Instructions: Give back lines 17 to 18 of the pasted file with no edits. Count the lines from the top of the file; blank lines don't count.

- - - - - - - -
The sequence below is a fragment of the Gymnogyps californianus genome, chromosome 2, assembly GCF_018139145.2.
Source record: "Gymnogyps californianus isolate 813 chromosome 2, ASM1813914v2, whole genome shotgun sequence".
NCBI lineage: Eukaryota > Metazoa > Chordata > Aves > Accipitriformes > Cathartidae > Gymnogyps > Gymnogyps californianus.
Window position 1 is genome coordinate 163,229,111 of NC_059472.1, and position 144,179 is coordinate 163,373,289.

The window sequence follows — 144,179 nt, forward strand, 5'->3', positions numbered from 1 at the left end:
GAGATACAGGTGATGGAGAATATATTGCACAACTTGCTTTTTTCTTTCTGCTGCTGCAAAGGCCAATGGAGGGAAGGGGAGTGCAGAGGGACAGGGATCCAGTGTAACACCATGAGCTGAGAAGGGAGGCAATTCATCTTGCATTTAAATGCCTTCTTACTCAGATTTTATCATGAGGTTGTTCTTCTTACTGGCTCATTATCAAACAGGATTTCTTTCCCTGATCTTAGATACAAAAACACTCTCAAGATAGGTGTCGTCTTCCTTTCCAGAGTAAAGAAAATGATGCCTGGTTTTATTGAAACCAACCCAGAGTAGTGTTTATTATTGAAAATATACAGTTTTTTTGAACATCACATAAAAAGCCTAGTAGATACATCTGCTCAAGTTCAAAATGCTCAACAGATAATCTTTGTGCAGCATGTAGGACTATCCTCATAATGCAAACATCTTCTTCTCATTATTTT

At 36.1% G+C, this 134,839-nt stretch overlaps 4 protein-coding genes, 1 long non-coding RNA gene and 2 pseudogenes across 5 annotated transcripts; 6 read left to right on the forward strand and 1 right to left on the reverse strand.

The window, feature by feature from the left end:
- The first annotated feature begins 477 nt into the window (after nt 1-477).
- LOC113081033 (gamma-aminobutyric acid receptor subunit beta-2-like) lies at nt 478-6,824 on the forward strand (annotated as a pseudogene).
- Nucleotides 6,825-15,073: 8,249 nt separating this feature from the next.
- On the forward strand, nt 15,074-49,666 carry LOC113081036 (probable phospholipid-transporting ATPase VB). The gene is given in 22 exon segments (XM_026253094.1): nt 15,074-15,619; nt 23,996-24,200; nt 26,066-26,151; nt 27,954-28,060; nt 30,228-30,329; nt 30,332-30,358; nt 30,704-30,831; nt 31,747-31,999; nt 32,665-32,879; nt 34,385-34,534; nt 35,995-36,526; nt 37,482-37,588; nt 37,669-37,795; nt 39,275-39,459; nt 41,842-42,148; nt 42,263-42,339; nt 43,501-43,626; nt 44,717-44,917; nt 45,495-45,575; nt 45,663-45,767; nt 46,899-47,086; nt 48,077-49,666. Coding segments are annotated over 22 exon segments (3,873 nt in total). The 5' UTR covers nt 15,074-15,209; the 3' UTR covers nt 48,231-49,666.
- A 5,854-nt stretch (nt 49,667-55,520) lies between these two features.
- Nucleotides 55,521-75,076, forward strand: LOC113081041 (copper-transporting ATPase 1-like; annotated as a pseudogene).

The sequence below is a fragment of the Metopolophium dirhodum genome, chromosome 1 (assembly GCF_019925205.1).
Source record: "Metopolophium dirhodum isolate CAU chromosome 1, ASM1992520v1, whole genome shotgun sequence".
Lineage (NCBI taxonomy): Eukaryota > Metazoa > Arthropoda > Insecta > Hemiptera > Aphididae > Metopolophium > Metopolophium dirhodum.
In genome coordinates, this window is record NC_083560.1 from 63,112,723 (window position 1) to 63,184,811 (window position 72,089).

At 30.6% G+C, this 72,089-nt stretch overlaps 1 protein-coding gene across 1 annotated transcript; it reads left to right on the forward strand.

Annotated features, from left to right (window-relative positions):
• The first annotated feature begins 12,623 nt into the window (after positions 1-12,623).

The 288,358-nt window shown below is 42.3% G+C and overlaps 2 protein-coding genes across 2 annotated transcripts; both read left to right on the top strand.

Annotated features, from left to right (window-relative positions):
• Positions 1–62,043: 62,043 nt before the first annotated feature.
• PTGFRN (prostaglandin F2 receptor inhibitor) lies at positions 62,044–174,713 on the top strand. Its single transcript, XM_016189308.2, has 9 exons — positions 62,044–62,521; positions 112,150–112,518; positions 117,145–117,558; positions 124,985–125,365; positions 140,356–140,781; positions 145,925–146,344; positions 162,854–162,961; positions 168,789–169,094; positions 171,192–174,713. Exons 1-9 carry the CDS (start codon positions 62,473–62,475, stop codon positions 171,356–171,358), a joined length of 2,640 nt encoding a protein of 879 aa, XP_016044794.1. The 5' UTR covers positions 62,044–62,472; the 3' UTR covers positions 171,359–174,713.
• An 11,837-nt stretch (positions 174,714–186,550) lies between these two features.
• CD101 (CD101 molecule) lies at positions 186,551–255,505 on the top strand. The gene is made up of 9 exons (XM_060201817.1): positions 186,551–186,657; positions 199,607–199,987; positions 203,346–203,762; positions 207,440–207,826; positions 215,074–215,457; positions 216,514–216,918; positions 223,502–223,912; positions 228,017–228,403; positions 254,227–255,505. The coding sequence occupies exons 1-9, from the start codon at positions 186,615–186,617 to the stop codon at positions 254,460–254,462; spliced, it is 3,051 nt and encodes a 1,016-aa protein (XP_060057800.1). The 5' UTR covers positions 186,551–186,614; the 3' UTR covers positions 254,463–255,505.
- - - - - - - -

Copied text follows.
Lineage (NCBI taxonomy): Eukaryota > Metazoa > Arthropoda > Insecta > Hemiptera > Aphididae > Metopolophium > Metopolophium dirhodum.
In genome coordinates, this window is record NC_083560.1 from 63,112,723 (window position 1) to 63,184,811 (window position 72,089).